A Very Cold Case

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On the wall of the main auditorium at the Cincinnati Police Academy in Lower Price Hill, a line of plaques depicts a morbid fraternity. Portraits of officers slain in the line of duty cast watchful eyes over the new recruits as they prepare to take their places in the thin blue line. In 1981, when I entered the academy, the display featured photographs. Our instructors explained the simple purpose behind the photos: Study the facts surrounding each officer’s death, we were told. Learn from these tragedies.

Back then, the first photo in the lineup was of a handsome young man with dark hair topped with a white police cap. His face bears an affable smile under kind brown eyes open wide with apparent anticipation. His name is Donald Martin. As a young recruit, I found Martin’s photograph far more disturbing than any of the others. Our instructors explained the details of each officer’s slaying and the conclusion of each case; only Martin’s murder was unsolved. It stayed that way until last year.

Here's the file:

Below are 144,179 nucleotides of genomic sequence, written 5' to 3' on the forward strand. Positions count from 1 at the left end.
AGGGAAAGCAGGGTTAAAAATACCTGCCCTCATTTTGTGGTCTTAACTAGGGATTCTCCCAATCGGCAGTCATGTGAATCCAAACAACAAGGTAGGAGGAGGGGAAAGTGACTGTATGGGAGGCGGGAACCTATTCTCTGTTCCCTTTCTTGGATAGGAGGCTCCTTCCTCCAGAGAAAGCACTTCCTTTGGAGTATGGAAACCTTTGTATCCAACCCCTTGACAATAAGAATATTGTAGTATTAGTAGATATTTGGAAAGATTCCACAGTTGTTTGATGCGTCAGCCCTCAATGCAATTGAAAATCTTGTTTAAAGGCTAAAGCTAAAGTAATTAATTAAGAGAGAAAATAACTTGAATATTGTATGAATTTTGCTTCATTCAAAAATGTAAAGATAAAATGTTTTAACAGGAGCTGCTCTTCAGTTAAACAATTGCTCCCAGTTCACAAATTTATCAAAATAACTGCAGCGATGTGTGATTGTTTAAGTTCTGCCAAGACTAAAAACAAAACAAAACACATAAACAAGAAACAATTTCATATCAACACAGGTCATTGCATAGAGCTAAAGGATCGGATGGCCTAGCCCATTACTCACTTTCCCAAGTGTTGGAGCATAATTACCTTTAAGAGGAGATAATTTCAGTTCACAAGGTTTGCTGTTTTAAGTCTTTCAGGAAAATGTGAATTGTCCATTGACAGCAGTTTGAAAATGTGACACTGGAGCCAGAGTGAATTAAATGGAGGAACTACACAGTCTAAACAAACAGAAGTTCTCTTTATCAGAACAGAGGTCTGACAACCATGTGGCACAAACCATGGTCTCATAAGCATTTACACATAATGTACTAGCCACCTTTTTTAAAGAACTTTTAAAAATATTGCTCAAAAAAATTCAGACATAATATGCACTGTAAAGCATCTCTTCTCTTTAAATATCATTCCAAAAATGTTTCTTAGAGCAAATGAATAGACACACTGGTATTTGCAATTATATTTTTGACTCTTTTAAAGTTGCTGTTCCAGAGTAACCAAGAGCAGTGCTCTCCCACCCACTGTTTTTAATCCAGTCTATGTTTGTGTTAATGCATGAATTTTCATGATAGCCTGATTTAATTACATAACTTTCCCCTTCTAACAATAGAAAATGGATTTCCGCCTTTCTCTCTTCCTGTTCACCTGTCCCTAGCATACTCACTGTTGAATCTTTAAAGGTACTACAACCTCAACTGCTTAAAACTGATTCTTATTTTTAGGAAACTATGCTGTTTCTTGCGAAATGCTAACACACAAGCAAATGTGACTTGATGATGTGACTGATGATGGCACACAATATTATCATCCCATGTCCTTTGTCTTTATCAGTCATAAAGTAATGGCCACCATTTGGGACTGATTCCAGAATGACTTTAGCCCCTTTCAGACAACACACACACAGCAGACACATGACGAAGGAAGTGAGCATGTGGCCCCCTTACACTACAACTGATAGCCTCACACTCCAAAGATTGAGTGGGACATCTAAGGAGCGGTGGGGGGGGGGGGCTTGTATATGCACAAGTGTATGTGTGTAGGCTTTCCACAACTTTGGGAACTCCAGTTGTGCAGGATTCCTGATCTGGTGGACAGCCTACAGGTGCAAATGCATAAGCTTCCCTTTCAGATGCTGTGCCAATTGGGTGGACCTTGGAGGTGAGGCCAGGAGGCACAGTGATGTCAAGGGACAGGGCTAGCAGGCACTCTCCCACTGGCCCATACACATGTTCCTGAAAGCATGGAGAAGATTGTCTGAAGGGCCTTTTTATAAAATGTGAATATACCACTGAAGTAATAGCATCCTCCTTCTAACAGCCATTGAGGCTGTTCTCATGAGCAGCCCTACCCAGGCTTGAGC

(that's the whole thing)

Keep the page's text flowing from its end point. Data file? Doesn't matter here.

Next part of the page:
In February 2005, two homicide detectives pulled the Martin file from cold-case storage. There are, of course, remarkable forensic tools not available to law enforcement in 1961 that sometimes help investigators solve cold cases today. But this 44-year-old mystery did not give up its secrets that easily. So the officers took a journey into the past, recreating a murder scene that has long since disappeared, retracing the footsteps (and missteps) of a dormant investigation, and probing a family’s dark history. In the end, they solved the murder of Donald Martin—a crime committed before they were born.